What Have We Learned from the Past Decade of Scaling up Zinc and ORS?
A mother in Uganda gives her 3 year old daughter, Naume, ORS and zinc for her diarrhea and she recovers quickly. She is well again and loves playing with her two older sisters. Photo credit: Melinda Stanley, Clinton Health Access Initiative, Inc.
In 2004, UNICEF and WHO updated their guidance for the treatment of acute diarrhea by recommending a combination of zinc supplementation and oral rehydration salts (ORS). Where have we come since then?
Significant global and political attention has raised the profile of this simple, highly-effective, and affordable solution and its potential to save the lives of children. For example, the UN Commission on Life-Saving Commodities for Women and Children named zinc and ORS as two of 13 essential commodities. The Integrated Global Action Plan for Pneumonia and Diarrhea (GAPPD), accompanied by a Lancet Series, updated and provided the evidence-base for an integrated framework of interventions for pneumonia and diarrhea, including zinc and ORS. Partner networks representing the NGO, donor, academic, and private sectors—including the Zinc Task Force and the Diarrhea & Pneumonia Working Group, among others—have come together to address global and regional barriers to access.
Most importantly, governments and local partners have demonstrated unprecedented leadership and commitment to reducing child mortality in their countries by increasing access to and use of zinc and ORS. A review of progress across the 10 focal countries of the Diarrhea & Pneumonia Working Group have shown notable improvements in treatment coverage, national policies, and care-seeking behavior compared to other countries. In spite of this progress, there is much work that remains in order to further reduce child deaths.
So, what can we learn from the high-performing countries?
Progress over a Decade of Zinc and ORS Scale-up: Best Practices and Lessons Learned, a new report published by the members of the Diarrhea & Pneumonia Working Group chaired by the Clinton Health Access Initiative, Inc. (CHAI) and UNICEF, attempts to answer this question, drawing from the past decade of experiences from a range of countries, child health partners, and other experts involved in large-scale efforts. Four key success factors were established (see figure below):
1. Securing a strong enabling environment: A national scale-up plan—in line with GAPPD and other global frameworks—helps to align government and partners around a common framework and a government-led national coordinating mechanism can drive its implementation. Achieving over-the-counter status for zinc is also needed to ensure the products can be widely distributed and marketed to consumers.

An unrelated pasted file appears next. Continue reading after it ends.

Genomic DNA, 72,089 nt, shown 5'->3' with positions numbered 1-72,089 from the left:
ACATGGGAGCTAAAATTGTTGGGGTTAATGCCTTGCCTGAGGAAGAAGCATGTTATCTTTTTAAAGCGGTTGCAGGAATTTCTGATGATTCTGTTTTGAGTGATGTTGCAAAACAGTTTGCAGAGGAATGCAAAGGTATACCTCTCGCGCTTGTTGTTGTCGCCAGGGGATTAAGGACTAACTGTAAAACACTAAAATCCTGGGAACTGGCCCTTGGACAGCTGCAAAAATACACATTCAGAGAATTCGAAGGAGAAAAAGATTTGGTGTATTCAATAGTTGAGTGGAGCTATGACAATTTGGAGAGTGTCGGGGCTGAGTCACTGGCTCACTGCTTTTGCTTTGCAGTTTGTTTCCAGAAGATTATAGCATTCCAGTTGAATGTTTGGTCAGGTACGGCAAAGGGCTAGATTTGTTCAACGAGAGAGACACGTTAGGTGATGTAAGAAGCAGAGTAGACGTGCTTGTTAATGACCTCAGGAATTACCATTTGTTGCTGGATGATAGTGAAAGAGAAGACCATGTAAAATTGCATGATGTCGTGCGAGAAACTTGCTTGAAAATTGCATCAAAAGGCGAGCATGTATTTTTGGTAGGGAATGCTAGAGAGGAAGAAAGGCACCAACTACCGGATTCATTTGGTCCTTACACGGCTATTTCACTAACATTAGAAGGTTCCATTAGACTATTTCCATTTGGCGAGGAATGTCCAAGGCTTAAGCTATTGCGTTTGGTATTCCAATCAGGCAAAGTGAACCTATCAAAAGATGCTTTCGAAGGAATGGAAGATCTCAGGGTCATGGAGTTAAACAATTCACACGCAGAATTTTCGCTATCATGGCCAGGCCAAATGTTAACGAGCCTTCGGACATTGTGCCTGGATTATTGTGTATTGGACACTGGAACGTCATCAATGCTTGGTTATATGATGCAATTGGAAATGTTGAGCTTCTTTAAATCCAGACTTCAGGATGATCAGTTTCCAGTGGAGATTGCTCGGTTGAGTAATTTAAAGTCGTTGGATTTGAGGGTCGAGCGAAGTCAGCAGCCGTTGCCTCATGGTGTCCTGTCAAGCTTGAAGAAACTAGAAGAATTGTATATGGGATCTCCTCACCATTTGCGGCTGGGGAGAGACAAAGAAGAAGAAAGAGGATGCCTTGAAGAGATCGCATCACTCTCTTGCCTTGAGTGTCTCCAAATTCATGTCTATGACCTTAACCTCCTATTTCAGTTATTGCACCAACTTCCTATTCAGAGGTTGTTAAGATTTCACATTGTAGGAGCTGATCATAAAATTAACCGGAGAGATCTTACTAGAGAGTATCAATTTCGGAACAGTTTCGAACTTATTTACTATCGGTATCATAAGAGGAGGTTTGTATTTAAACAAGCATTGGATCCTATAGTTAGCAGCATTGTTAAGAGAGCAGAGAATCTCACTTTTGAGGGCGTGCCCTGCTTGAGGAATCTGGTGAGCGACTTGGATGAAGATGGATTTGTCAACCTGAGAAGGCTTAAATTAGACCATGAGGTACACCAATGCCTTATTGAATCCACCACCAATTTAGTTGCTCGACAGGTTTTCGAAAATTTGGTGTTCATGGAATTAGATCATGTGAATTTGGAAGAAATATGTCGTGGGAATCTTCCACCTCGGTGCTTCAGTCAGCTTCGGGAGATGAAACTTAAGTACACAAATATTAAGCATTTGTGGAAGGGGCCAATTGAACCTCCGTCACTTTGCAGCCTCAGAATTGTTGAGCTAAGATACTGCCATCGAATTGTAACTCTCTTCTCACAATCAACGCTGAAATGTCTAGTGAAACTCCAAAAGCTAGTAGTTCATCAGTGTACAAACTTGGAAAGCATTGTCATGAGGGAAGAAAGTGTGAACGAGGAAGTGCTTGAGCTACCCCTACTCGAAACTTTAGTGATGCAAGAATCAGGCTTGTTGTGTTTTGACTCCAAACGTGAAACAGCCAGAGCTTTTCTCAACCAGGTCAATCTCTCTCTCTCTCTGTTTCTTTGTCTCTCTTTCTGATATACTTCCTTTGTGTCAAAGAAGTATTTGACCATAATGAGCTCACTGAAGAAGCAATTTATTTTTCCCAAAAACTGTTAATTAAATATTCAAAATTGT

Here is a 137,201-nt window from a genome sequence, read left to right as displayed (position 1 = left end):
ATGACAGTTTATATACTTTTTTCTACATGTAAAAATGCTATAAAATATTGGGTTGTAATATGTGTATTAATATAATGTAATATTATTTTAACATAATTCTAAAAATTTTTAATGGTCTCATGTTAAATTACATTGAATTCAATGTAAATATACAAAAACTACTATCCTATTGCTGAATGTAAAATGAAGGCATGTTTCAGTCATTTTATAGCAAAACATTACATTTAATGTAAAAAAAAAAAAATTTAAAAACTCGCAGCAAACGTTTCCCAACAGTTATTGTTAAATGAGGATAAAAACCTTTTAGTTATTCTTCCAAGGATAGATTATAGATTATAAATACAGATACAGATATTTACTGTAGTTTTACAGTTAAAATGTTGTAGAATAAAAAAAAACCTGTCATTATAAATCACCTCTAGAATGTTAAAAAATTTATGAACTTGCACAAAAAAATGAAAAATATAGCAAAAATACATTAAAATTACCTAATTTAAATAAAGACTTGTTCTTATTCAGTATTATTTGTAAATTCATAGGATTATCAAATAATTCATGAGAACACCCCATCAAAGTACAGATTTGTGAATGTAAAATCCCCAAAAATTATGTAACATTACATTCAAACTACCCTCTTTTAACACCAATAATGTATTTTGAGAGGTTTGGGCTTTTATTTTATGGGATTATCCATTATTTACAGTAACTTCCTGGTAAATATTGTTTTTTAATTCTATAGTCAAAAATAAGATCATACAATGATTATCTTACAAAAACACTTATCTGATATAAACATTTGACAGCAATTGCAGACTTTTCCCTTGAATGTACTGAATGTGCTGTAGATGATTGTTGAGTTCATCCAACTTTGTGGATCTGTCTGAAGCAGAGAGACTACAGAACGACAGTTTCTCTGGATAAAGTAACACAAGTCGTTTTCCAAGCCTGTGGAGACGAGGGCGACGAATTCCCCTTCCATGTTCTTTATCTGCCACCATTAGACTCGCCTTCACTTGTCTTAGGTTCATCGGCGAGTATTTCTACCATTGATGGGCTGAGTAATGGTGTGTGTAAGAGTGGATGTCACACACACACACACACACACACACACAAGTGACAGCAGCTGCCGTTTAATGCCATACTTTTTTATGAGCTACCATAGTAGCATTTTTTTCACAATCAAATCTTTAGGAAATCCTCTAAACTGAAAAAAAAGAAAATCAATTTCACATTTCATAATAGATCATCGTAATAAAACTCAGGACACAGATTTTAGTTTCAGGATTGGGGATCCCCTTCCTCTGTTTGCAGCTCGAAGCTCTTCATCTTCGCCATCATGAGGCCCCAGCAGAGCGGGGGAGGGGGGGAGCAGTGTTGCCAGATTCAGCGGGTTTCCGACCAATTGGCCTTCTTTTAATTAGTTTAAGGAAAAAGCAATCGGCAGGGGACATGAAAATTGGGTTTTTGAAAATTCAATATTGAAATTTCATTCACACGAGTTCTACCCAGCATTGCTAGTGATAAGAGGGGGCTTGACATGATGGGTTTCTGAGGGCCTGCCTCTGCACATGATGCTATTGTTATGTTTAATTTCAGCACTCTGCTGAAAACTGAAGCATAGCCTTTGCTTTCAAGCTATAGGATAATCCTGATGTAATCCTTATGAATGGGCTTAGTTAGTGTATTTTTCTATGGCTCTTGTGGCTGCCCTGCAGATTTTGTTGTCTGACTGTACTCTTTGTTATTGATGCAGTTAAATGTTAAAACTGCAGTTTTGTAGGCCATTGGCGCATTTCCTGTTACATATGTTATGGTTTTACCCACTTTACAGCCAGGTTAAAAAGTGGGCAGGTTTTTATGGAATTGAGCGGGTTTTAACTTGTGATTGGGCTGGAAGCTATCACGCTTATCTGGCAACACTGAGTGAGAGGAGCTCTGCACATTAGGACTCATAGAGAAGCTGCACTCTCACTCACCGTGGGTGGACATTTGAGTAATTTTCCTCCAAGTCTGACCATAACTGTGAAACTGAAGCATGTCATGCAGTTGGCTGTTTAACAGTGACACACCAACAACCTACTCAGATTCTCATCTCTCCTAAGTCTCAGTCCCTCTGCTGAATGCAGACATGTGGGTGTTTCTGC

2. Improving availability of supply: The local market for high-quality, affordable, and optimal zinc and ORS products has improved dramatically, particularly in sub-Saharan Africa, with the introduction of new suppliers. In the public sector, robust forecasting, procurement, supply chain, and distribution practices help to ensure a consistent supply for health facilities and community health workers. In the private sector, partnerships with actors along the supply chain expand the reach of products to rural areas where most children die from diarrhea.
3. Generating demand among caregivers: A strategy informed by the latest market evidence and tailored to address local barriers has the greatest potential for improving awareness and usage of recommended products. Updating product packaging and presentations also has a strong influence on consumer appeal and adherence.
4. Improving knowledge and skills of providers: Frontline workers (both public and private sector) —often the first and only point of care for child diarrhea in remote areas—should be adequately equipped with the knowledge, skills, and motivation needed to manage and treat diarrhea.
Bangladesh has demonstrated that this ‘four-pronged approach' works. Today, an increased number of children with diarrhea are receiving the correct treatment, with 77% receiving ORS and 44% receiving zinc.
Each year, over 500,000 children still die unnecessarily from diarrhea and governments, donors, and partners have invested significant time and resources to tackling this problem since 2004. More is needed to achieve high coverage levels. We have a responsibility to focus our next investments on what works (and learning from what doesn't work) to continue to drive large-scale change and ensure children with diarrhea receive the correct treatment.